By: George Ford, Senior Pastor, Baytown Gathering
May 14, 2018
Zerubbabel had one of the most profound and clear callings in the Bible. King Cyrus, about whom it was prophesied by name over 200 years beforehand by the prophet Isaiah (Isaiah 44:28), was now sending Zerubbabel to rebuild the temple that then lied in ruins. And along with him went those who were risk takers. Those whose roots were anchored in the commerce and everyday life of Babylon would stay behind, but the adventurers desiring to see the glory of the LORD restored to Jerusalem would forsake all and follow him. However, all of that excitement would come to an end as the underwhelming realization of their work would be manifested. Upon the laying of the foundation of the Second Temple, we read, “But many of the priests and Levites and heads of the fathers’ houses, old men who had seen the first temple, wept with a loud voice when the foundation of this temple was laid before their eyes. Yet many shouted aloud for joy” - Era 3:12
How many young and ambitious pastors have been sent forth with great zeal, desiring to see nothing else (or at least so they are convinced) than to see the glory of the gospel spread through them? Perhaps, they have attended a prestigious seminary with more than adequate training or even were sent out from a successful church that had poured time, money and people into supporting the young pastor’s work. However, as time unfolds, after steps of faith that appear unmet with spiritual power, outreaches that do not produce the intended results, and worship services which at times feel mediocre at best, the zeal to see the power of the gospel made manifest through his life has nearly all but vanished. How can the enthusiasm that once drove this pastor be restored?
Discouragement and opposition would sideline Zerubbabel and his followers from completing the work that God had so obviously called them to fulfill for 15 years! What was it that breathed life into this despondent group of men to build the temple that our very Lord Jesus Christ would teach in?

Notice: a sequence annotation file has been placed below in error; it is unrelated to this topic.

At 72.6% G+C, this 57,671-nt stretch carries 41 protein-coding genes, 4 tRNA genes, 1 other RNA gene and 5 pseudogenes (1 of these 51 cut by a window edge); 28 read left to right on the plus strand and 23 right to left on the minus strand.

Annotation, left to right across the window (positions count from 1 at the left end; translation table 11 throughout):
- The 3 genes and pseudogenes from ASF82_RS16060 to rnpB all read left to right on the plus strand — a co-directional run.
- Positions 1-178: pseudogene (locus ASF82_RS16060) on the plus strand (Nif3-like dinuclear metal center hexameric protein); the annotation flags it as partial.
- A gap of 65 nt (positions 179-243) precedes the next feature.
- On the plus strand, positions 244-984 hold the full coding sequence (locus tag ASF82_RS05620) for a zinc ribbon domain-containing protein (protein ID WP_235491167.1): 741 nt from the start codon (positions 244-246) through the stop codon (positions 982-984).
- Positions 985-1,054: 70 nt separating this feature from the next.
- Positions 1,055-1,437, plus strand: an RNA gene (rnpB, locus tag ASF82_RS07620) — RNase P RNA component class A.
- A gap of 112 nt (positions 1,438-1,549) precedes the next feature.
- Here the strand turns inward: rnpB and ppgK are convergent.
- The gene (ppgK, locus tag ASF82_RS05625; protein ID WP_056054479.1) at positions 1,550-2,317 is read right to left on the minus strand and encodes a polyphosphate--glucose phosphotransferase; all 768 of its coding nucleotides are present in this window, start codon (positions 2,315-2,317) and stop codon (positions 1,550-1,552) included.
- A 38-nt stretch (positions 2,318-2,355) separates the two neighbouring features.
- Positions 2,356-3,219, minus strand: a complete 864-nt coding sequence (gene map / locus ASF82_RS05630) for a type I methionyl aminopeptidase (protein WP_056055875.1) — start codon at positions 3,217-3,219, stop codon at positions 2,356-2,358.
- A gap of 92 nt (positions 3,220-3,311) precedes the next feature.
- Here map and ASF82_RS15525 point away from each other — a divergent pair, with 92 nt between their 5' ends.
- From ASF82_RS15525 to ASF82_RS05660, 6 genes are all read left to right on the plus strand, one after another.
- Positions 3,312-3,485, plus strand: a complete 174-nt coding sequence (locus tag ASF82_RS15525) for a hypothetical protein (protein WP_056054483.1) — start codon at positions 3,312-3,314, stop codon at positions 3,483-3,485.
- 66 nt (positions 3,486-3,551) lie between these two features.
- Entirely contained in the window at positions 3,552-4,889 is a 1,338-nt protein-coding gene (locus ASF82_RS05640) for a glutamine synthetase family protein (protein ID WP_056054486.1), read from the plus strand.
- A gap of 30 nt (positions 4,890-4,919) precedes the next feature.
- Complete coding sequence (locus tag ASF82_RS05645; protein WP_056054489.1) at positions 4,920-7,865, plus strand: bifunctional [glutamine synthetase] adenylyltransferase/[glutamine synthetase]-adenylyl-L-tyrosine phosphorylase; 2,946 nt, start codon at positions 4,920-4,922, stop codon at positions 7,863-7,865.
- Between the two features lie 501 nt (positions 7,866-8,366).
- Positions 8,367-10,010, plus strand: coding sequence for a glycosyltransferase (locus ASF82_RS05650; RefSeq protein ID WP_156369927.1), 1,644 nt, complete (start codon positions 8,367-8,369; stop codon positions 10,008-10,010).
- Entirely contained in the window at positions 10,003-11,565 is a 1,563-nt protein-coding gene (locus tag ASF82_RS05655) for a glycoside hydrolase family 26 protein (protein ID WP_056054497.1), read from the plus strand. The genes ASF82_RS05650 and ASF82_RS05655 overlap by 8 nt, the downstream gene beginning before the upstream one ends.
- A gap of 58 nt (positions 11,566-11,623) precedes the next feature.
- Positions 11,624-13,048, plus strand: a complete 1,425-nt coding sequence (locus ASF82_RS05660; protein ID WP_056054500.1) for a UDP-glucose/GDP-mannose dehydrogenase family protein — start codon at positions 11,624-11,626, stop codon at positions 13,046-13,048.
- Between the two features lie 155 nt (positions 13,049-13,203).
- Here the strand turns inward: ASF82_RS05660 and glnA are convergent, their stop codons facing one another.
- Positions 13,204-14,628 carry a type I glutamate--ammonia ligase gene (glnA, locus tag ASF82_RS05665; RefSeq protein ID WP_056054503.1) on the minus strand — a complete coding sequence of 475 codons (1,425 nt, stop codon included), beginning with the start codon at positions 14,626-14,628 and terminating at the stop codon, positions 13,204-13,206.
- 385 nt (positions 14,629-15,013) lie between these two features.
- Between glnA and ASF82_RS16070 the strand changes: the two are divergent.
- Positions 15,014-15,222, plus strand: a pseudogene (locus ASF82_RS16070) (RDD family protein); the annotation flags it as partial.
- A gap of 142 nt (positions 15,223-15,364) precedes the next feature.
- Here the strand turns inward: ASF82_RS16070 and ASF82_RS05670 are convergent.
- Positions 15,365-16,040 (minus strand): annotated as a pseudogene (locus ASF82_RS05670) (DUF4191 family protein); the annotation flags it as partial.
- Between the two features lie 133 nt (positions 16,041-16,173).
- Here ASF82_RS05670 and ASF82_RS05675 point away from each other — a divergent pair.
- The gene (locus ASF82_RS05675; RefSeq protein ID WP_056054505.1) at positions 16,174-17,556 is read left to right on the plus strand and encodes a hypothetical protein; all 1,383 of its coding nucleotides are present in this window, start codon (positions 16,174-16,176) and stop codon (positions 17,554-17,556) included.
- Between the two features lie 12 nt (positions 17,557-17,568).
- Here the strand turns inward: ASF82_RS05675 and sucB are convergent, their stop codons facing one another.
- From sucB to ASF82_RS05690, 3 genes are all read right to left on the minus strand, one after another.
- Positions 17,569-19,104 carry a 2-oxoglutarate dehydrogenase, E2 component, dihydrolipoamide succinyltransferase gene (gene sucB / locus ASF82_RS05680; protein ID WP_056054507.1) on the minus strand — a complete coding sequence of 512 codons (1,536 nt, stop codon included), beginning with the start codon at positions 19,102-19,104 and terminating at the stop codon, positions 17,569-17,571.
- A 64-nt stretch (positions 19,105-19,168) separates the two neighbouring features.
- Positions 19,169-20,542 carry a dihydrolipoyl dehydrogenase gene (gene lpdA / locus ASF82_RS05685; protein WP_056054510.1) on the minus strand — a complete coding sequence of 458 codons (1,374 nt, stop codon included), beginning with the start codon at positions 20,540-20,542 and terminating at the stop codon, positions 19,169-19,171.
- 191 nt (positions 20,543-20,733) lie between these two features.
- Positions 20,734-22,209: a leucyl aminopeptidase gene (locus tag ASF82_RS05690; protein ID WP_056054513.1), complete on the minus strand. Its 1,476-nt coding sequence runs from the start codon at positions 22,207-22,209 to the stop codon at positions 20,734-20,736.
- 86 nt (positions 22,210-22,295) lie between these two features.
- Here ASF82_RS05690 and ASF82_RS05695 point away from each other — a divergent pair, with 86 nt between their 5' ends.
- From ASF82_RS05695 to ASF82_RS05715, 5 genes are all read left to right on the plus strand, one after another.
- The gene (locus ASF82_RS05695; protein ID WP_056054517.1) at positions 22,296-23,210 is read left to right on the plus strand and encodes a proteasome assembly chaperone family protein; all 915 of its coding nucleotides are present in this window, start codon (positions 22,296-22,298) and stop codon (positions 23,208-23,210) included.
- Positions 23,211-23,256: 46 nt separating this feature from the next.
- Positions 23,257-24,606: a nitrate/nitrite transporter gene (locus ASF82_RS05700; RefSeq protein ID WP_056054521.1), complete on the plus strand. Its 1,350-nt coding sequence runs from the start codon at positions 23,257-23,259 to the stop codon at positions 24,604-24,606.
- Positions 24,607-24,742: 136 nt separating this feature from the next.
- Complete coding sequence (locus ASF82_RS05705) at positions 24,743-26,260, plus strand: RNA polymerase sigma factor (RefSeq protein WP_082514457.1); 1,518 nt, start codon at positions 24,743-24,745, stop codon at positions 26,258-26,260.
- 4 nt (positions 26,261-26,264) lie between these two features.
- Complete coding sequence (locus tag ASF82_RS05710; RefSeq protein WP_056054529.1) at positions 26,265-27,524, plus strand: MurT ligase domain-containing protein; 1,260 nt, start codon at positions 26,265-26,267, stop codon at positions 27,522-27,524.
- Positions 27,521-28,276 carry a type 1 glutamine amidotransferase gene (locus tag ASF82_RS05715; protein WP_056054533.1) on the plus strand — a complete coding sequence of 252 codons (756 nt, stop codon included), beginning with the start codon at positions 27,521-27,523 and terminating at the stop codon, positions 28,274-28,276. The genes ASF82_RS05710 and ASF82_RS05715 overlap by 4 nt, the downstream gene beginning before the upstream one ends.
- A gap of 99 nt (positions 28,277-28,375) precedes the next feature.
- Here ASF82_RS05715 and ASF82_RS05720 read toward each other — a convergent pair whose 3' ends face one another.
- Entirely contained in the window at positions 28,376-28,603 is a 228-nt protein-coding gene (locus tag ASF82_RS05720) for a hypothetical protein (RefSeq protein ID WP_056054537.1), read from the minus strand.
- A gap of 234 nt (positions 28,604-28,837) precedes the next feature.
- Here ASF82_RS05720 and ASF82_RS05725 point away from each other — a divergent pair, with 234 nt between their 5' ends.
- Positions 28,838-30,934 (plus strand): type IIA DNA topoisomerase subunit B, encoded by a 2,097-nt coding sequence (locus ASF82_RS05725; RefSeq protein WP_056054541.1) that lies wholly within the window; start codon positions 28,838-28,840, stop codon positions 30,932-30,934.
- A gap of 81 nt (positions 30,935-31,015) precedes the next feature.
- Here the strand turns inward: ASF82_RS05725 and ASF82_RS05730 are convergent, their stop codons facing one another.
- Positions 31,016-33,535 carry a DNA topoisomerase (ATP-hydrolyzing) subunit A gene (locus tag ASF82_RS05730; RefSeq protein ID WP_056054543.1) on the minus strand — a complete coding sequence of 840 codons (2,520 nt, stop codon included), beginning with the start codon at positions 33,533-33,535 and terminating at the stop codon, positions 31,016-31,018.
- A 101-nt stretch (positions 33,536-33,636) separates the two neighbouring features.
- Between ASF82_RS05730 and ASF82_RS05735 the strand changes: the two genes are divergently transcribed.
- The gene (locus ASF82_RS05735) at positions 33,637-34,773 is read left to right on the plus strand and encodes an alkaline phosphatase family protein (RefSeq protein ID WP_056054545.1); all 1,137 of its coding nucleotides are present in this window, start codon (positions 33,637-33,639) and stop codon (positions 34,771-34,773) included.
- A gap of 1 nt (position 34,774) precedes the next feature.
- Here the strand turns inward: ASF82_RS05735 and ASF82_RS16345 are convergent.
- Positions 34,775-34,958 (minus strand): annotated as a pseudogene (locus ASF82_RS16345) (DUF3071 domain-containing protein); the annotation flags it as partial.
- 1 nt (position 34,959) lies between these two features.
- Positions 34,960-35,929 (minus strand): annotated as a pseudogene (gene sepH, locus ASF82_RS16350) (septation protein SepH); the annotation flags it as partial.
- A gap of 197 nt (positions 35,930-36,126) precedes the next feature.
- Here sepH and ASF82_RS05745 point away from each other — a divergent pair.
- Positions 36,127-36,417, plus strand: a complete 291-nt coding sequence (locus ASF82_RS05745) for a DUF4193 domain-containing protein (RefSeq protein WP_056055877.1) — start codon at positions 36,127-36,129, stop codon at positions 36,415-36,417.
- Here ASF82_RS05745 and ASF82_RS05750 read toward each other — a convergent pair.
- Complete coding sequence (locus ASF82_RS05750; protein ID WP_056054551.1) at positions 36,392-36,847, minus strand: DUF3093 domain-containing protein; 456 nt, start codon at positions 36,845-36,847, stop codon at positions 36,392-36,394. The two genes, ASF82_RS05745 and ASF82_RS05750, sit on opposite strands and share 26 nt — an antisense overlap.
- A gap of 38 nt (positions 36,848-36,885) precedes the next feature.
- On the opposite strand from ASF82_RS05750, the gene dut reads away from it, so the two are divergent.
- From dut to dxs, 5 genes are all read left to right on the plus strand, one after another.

1 Correction. God sent the prophet Haggai to correct their apathy, as they were focussing on themselves and their own homes rather than on the LORD and His house (Haggai 1:1-11). Does our despondency in ministry truly come from a lack of gospel impact in the community in which we serve, or does it stem from lack of personal success and injured ambition? Oftentimes, the first step in Revival from Discouragement is inn receiving and making the appropriate corrections.
2 Confirmation. Zerubbabel needed a confirmation that God truly did call him to fulfill this task (Haggai 2:4). When lack of apparent success occurs, we can begin to say, “Maybe I’m not called to
this”, because, “If God was behind me, surely things would look differently.” Just as Paul encouraged Timothy (1 Timothy 4:14-5; 2 Timothy 1:6-7), we need to be encouraged by remembering our calling. Zerubbabel may not have been called to the external level of glory as was Solomon, yet he was equally called to build the LORD a temple. Your ministry may not have the external glory as someone else’s, but you are equally called nonetheless.
3 Continuation. Haggai prophesied that, though the glory of Zerubbabel’s temple was ‘as nothing’ (Haggai 2:3), yet in many years to come, it’s glory would exceed that of Solomon’s (Haggai 2:9). As insignificant at times as our work may feel, remember that Jesus ‘appointed you that you should go and bear fruit, and that your fruit should remain’ (John 15:16). We will never see the full breadth of our impact here on earth, for it will continue to bear fruit even beyond our departure from it.